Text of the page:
While these programmes are changing lives countrywide and lifting targeted populations out of poverty, in the North-Central region in particular, there is a large harvest of positive testimonies. In Kwara State for instance, it is reported that A total number of 2,560 beneficiaries are to benefit from the cash grants of N20,000 each to uplift the socio-economic status of the rural women in the State. Again, it is also reported that Kwara State has received a total sum of N1,946,196,000 from the Federal Government’s Conditional Cash Transfer (CCT) programme from inception till date, impacting the lives of 34,304 poor and vulnerable households. Eight local government areas are benefiting from the conditional cash transfer in the state. It is therefore not surprising to hear an elated Governor Abdulrahman Abdulrazaq declare that the flag-off of the CCT for rural women is another testimony of the love that President Muhammadu Buhari has for the vulnerable and poor people. “Mr President’s exceptional interest in the welfare of the poor is one of those things that stand him out among his peers. The success story of the Buhari SIP in Kwara is not different in other states of the North-Central region. Also in Kogi State, lives are being changed as many are being daily lifted out of poverty. According to reports, no fewer than 3000 indigent women would benefit from the Federal Government’s Cash Grant for Rural Women Project’ in Kogi State. This was disclosed by the Minister of Humanitarian Affairs, Disaster Management and Social Development, Sadiya Faro, recently.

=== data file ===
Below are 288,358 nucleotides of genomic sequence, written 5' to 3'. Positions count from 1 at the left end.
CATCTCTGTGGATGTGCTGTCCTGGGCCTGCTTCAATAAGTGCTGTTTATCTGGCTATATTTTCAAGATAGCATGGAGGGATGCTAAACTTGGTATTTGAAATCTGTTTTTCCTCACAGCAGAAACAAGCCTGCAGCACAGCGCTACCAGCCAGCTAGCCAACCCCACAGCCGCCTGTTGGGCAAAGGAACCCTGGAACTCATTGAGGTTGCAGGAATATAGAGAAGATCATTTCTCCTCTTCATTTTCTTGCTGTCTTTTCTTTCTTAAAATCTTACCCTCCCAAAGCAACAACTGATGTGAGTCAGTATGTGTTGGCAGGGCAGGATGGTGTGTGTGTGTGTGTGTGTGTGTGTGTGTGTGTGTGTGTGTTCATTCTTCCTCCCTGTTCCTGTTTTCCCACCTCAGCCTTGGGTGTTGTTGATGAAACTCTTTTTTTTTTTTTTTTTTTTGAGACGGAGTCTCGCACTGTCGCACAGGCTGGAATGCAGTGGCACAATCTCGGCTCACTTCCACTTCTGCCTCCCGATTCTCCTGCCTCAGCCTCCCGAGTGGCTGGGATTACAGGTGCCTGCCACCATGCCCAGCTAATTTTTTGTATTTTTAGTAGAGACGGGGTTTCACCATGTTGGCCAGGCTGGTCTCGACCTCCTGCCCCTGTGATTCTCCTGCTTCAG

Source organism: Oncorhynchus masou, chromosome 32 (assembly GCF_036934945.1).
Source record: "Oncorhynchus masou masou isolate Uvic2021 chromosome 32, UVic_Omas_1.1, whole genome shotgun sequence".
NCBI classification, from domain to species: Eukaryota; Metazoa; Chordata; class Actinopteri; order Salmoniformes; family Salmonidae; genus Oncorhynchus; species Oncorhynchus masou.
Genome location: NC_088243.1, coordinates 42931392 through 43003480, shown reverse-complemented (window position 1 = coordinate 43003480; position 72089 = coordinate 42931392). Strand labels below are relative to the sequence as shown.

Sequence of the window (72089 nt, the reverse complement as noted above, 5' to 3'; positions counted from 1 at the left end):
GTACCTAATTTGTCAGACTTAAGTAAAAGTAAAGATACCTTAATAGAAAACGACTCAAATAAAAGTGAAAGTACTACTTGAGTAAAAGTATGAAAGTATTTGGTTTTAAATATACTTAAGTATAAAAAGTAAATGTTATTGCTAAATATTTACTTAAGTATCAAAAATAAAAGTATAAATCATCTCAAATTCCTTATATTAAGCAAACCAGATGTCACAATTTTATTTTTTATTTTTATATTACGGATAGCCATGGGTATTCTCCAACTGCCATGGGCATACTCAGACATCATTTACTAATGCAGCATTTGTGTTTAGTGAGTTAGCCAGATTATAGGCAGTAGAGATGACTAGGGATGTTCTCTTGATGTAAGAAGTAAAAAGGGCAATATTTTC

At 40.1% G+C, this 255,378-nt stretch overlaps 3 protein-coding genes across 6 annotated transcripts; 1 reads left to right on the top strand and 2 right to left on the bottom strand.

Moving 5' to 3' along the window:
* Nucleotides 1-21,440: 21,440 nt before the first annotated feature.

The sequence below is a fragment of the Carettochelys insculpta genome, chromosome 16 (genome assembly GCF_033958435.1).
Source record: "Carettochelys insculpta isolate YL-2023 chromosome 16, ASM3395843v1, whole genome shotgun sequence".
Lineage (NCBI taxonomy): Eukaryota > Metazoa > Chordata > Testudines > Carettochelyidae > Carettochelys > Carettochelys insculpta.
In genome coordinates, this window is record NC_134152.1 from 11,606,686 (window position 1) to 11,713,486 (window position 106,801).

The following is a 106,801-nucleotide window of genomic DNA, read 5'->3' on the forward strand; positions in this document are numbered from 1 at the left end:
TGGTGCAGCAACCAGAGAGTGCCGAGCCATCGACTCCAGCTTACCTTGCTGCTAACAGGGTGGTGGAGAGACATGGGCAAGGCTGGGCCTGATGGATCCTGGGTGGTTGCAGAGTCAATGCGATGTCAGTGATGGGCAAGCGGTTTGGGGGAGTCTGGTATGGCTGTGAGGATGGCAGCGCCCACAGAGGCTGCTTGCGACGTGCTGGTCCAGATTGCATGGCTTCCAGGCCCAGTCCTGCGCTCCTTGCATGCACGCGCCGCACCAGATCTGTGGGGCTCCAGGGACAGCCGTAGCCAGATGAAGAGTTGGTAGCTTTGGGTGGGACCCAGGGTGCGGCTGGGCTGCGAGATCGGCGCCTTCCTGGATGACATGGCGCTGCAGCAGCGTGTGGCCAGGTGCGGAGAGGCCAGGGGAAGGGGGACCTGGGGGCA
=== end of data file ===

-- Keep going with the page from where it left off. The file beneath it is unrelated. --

The Minister announced the plan during the flag-off of the Federal government Cash Grant for Rural Women Project at Government House in Lokoja.
She said that a cash grant of N20,000 would be disbursed to about 125,000 poor women across the 36 States of the Federation and the Federal Capital Territory. ”It is consistent with the President’s new national vision of lifting 100 million Nigerians out of poverty in 10 years. It is designed to provide a one-off grant to some of the poorest and most vulnerable women in rural and semi-urban areas of the country”, said the minister.
Still in Kogi State, the Federal Ministry of Humanitarian Affairs, Disaster Management and Social Development, has employed and trained some youth volunteers to monitor the impacts of the integrated National Social Investment Programmes (N-SIP) on the people of Kogi State. This move is in line with community accountability principles to enhance effectiveness of the programme.
In Nasarawa State, over two million households are to benefit from the Federal Government Social Investment Programme and lives in the Federal Capital Territory (FCT) are being transformed daily. In FCT for instance, not only are youths and women benefiting from cash payments, they are also being trained in financial management to secure their investments and consequently, their future. Accordingly, “the SIP programme has captured over six thousand beneficiaries with six payment circles in three Area Councils, and the training module would also help teach the beneficiaries the culture of savings.”
In the past five years, President Buhari has rightfully changed the narratives in the politics and governance of this country. He is saying it loud and clear that government should be about the people. The SIP in general and the launch of Batch C N-Power in particular, represent a clear statement in this direction. And there are many testifiers in the North-Central region!
. ▪Mohammed, a social commentator, writes in from Abuja.